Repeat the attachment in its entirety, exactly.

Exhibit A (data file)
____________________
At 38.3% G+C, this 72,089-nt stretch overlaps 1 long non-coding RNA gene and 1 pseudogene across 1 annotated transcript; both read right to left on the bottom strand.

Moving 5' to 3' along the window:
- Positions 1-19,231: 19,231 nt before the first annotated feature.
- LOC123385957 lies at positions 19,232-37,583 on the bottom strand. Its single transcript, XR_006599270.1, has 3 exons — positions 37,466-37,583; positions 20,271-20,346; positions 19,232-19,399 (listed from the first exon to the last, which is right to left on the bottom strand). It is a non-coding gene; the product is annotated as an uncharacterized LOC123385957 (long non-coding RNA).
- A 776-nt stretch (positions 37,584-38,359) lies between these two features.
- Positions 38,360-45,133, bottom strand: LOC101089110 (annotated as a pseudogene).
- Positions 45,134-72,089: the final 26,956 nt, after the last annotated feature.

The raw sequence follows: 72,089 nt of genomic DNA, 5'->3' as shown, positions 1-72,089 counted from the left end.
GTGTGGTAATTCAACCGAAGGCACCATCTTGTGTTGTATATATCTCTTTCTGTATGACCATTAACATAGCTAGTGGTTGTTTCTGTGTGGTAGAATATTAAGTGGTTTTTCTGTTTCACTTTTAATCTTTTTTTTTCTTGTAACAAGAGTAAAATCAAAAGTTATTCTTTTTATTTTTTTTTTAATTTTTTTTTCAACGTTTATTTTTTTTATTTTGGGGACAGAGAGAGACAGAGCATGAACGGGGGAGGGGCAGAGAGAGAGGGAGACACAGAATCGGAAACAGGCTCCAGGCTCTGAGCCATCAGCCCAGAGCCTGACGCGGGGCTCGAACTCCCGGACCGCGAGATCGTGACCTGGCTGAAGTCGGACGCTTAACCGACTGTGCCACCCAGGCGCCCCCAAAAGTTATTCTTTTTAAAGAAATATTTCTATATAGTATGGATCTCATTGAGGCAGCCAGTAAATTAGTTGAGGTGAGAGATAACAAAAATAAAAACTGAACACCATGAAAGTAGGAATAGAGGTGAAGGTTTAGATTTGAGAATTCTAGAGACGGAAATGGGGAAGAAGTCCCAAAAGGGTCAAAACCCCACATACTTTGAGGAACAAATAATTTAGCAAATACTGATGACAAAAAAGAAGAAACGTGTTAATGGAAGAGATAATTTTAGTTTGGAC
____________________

At 38.3% G+C, this 72,089-nt stretch overlaps 1 long non-coding RNA gene and 1 pseudogene across 1 annotated transcript; both read right to left on the bottom strand.

Moving 5' to 3' along the window:
- Positions 1-19,231: 19,231 nt before the first annotated feature.
- LOC123385957 lies at positions 19,232-37,583 on the bottom strand. Its single transcript, XR_006599270.1, has 3 exons — positions 37,466-37,583; positions 20,271-20,346; positions 19,232-19,399 (listed from the first exon to the last, which is right to left on the bottom strand). It is a non-coding gene; the product is annotated as an uncharacterized LOC123385957 (long non-coding RNA).
- A 776-nt stretch (positions 37,584-38,359) lies between these two features.
- Positions 38,360-45,133, bottom strand: LOC101089110 (annotated as a pseudogene).
- Positions 45,134-72,089: the final 26,956 nt, after the last annotated feature.

The raw sequence follows: 72,089 nt of genomic DNA, 5'->3' as shown, positions 1-72,089 counted from the left end.
GTGTGGTAATTCAACCGAAGGCACCATCTTGTGTTGTATATATCTCTTTCTGTATGACCATTAACATAGCTAGTGGTTGTTTCTGTGTGGTAGAATATTAAGTGGTTTTTCTGTTTCACTTTTAATCTTTTTTTTTCTTGTAACAAGAGTAAAATCAAAAGTTATTCTTTTTATTTTTTTTTTAATTTTTTTTTCAACGTTTATTTTTTTTATTTTGGGGACAGAGAGAGACAGAGCATGAACGGGGGAGGGGCAGAGAGAGAGGGAGACACAGAATCGGAAACAGGCTCCAGGCTCTGAGCCATCAGCCCAGAGCCTGACGCGGGGCTCGAACTCCCGGACCGCGAGATCGTGACCTGGCTGAAGTCGGACGCTTAACCGACTGTGCCACCCAGGCGCCCCCAAAAGTTATTCTTTTTAAAGAAATATTTCTATATAGTATGGATCTCATTGAGGCAGCCAGTAAATTAGTTGAGGTGAGAGATAACAAAAATAAAAACTGAACACCATGAAAGTAGGAATAGAGGTGAAGGTTTAGATTTGAGAATTCTAGAGACGGAAATGGGGAAGAAGTCCCAAAAGGGTCAAAACCCCACATACTTTGAGGAACAAATAATTTAGCAAATACTGATGACAAAAAAGAAGAAACGTGTTAATGGAAGAGATAATTTTAGTTTGGAC